See also[edit]


  1. ^ https://github.com/jgraph/drawio/commit/9201e58e3814a3f2dea1d04edc953ee6a2851cb5
  2. ^ a b "Open source diagramming is moving to diagrams.net, slowly". diagrams.net Blog. July 30, 2021. Archived from the original on 2020-02-26. Retrieved 2021-11-12.
  3. ^ a b "Diagrams.net - An essential tool for techies". The Serpent. January 23, 2021. Archived from the original on 2021-03-06. Retrieved 2021-07-07.
  4. ^ a b Gibson, Simon (2011-04-28). "Diagramly: A Free Online Tool for Creating Diagrams and Charts". Gigaom. Archived from the original on 2021-11-12. Retrieved 2021-11-12.
  5. ^ a b c d Battersby, Jeffery (29 July 2020). "How to download Draw.io Diagrams". Tom's Guide. Archived from the original on 2021-06-24. Retrieved 2021-06-21.
  6. ^ a b c Ashwin (2019-09-07). "Draw.io is a free Flowchart and diagram creation software". gHacks Tech News. Archived from the original on 2021-06-24. Retrieved 2021-06-21.
  7. ^ "Create a learning resource with draw.io". University of St Andrews. 13 July 2020. Archived from the original on 2021-07-07. Retrieved 2021-07-07.
  8. ^ "diagrams.net Integrations". www.diagrams.net. Retrieved July 30, 2021.
  9. ^ "Atlassian Marketplace". marketplace.atlassian.com. Retrieved July 30, 2021.
  10. ^ Parker, Jacob (28 July 2020). "draw.io review". TechRadar. Archived from the original on 2021-07-07. Retrieved 2021-06-30.
  11. ^ "Draw.io Review". PCMag. Archived from the original on 2021-05-11. Retrieved 2021-06-30.
  12. ^ a b "Diagramly Is A Diagram, Mind Map And Flow Chart Creator". Lifehacker Australia. 2011-04-26. Retrieved 2021-11-12.
  13. ^ "6 Visio Alternatives for Easy-to-Understand Diagrams". MUO. 2021-11-08. Retrieved 2021-11-12.
  14. ^ Amjad, Moin (2011-03-03). "Diagramly: A Web App To Create XML, PNG, JPG & SVG Diagrams & Flowcharts". makeuseof.com. Archived from the original on 2011-05-12. Retrieved 2021-11-12.
  15. ^ "JGRAPH LTD. company information". GOV.UK Companies House. Archived from the original on 2021-11-12. Retrieved 2021-11-12.
  16. ^ "About JGraph". jgraph.com. 2006-05-05. Archived from the original on 2006-05-05. Retrieved 2021-11-12.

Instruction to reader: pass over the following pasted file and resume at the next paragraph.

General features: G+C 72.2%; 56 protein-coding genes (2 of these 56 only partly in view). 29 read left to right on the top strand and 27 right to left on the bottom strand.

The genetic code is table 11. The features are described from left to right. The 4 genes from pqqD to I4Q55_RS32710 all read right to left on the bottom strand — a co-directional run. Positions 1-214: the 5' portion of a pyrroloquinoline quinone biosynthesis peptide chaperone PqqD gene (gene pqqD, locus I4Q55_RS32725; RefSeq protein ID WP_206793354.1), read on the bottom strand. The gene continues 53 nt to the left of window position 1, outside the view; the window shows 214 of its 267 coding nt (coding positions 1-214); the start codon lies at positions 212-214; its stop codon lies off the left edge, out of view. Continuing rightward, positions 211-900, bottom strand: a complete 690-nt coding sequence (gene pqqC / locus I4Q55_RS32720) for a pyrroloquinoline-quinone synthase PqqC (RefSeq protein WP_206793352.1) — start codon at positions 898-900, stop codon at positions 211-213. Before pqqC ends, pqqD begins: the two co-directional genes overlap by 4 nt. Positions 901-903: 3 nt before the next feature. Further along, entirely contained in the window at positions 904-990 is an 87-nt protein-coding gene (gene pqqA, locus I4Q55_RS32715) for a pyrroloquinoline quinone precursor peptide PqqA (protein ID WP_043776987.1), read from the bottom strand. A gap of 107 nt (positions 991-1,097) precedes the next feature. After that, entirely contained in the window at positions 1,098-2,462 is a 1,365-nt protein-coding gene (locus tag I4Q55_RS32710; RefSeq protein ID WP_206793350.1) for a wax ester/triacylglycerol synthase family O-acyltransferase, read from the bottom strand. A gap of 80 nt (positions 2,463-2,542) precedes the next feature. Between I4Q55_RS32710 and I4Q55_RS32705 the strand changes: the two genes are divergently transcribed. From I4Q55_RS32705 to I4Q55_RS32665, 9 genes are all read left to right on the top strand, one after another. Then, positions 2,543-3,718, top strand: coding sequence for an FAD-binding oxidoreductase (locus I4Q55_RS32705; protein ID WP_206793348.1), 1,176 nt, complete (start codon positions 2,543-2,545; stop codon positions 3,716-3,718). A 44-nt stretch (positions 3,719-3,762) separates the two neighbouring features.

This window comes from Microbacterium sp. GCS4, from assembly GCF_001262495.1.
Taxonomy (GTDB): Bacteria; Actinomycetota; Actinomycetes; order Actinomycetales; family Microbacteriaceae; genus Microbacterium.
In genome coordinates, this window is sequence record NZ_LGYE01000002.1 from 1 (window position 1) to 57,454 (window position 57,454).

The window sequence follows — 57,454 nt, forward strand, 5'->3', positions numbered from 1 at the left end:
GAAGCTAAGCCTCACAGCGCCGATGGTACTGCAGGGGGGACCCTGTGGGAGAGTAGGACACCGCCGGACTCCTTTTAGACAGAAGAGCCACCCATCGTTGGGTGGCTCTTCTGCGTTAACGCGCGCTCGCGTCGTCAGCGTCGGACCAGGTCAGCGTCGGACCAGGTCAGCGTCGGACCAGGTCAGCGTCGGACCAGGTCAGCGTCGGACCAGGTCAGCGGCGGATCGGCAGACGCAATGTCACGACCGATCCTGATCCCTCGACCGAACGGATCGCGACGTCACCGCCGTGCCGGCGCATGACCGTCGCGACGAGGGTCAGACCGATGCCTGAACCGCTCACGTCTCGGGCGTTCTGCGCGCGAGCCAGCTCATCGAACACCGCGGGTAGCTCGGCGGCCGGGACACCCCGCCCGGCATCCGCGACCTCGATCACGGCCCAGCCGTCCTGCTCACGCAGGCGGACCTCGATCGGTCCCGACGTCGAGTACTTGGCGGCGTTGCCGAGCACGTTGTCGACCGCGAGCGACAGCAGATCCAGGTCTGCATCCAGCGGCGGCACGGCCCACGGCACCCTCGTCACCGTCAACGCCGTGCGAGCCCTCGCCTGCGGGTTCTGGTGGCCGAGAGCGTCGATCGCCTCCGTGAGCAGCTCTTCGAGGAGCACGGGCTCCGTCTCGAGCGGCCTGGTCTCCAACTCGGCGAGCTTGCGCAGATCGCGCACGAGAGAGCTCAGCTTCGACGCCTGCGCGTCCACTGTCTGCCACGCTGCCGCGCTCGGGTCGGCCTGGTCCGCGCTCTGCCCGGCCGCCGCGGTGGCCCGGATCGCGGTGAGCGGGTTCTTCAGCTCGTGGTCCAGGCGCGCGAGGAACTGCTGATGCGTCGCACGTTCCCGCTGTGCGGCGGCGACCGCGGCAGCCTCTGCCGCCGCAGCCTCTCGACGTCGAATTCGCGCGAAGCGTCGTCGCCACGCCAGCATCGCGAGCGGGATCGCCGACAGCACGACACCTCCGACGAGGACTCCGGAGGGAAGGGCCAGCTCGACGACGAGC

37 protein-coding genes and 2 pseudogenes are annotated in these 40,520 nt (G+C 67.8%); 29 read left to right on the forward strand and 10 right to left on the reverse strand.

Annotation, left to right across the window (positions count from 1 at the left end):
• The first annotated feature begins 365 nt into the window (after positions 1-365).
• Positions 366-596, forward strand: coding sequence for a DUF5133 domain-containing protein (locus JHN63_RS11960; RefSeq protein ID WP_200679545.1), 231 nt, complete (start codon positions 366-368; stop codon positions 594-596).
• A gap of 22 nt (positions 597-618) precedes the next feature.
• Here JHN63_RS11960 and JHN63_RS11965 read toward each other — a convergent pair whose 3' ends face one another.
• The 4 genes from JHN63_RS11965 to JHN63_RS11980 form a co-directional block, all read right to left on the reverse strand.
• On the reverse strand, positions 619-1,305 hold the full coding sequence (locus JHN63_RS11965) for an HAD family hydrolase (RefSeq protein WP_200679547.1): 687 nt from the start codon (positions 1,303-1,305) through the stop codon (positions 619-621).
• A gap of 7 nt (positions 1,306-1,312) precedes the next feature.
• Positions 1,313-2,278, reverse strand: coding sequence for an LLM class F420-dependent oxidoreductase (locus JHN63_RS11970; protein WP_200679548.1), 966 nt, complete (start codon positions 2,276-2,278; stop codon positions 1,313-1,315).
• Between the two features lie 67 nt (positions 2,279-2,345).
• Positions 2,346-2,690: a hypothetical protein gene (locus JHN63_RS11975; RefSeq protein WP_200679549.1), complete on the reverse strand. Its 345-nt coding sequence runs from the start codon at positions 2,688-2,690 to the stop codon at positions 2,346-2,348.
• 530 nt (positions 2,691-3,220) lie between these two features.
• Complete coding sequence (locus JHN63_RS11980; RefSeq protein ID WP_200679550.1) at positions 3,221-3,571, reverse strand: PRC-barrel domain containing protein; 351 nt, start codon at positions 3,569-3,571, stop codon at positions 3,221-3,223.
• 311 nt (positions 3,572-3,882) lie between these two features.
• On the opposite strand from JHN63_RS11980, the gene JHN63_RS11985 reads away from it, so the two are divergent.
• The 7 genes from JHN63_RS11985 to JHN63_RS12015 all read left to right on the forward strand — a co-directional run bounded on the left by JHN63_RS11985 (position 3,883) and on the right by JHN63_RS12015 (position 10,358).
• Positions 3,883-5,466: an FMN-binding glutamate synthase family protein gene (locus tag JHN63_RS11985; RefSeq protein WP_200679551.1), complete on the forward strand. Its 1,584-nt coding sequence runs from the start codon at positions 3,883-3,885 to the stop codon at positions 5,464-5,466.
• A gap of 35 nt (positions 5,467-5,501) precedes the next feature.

17. ^ a b Benson, David (17 Feb 2010). "jgraph/legacy-jgraph5 ChangeLog". GitHub. Archived from the original on 2021-11-12. Retrieved 2021-11-11.
  18. ^ Gaudenz, Alder. "Design and Implementation of the JGraph Swing Component" (PDF). jgraph.com. Archived from the original (PDF) on 2010-12-14. Retrieved 2017-02-18.
  19. ^ a b c "draw.io App Review: Interview with David Benson". YouTube. 17 Dec 2012. Archived from the original on 2012-12-30. Retrieved 2021-11-11.
  20. ^ a b "mxGraph FAQ". mxgraph.com. 2006-11-09. Archived from the original on 2006-11-09. Retrieved 2021-11-11.
  21. ^ "mxGraph - Diagrams that just work". Archived from the original on 2006-11-09.
  22. ^ "GraphEditor demo: Powered by mxGraph 4.2.2". 28 October 2021. Archived from the original on 2013-05-10. Retrieved 2021-11-11.
  23. ^ mxGraph, JGraph, 2023-08-23, retrieved 2023-08-24
  24. ^ Benson, David (22 May 2012). "jgraph/jgraphx at". GitHub. Archived from the original on 2014-06-19. Retrieved 2021-11-12.
  25. ^ "Web 2.0 mal praktisch (22) - Es war nie einfacher ein Diagramm oder einen Prozess ohne Visio oder Powerpoint zu zeichnen #BPMN". Geschäftsmann 2.0. 2012-12-31. Archived from the original on 2022-12-25. Retrieved 2021-11-12.
  26. ^ "jgraph/drawio 1.6.7 ChangeLog". GitHub. 24 September 2012. Archived from the original on 2021-11-12. Retrieved 2021-11-12.
  27. ^ "jgraph/drawio 12.8.5 ChangeLog". GitHub. 14 Mar 2020. Archived from the original on 2021-11-12. Retrieved 2021-11-11.

External links[edit]